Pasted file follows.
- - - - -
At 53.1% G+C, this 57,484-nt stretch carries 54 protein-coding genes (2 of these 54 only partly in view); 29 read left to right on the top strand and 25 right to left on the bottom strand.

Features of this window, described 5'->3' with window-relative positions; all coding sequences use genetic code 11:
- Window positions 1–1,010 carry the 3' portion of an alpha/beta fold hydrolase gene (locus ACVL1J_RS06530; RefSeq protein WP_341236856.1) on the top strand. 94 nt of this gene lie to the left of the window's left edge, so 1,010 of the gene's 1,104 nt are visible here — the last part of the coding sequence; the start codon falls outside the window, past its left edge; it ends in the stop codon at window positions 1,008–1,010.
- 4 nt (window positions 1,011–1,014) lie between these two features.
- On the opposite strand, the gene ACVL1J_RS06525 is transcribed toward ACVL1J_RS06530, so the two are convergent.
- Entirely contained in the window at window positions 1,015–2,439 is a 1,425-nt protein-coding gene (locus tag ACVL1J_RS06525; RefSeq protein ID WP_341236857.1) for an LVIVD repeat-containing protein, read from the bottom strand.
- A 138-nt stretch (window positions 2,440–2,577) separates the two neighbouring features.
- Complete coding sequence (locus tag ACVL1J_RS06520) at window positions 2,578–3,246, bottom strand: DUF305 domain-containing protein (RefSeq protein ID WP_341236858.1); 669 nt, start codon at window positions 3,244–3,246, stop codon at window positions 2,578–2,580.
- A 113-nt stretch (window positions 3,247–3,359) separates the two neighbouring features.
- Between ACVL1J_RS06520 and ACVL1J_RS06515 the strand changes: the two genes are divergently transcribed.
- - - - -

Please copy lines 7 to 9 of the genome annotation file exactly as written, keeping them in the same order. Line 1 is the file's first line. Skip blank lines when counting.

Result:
- A 138-nt stretch (window positions 2,440–2,577) separates the two neighbouring features.
- Complete coding sequence (locus tag ACVL1J_RS06520) at window positions 2,578–3,246, bottom strand: DUF305 domain-containing protein (RefSeq protein ID WP_341236858.1); 669 nt, start codon at window positions 3,244–3,246, stop codon at window positions 2,578–2,580.
- A 113-nt stretch (window positions 3,247–3,359) separates the two neighbouring features.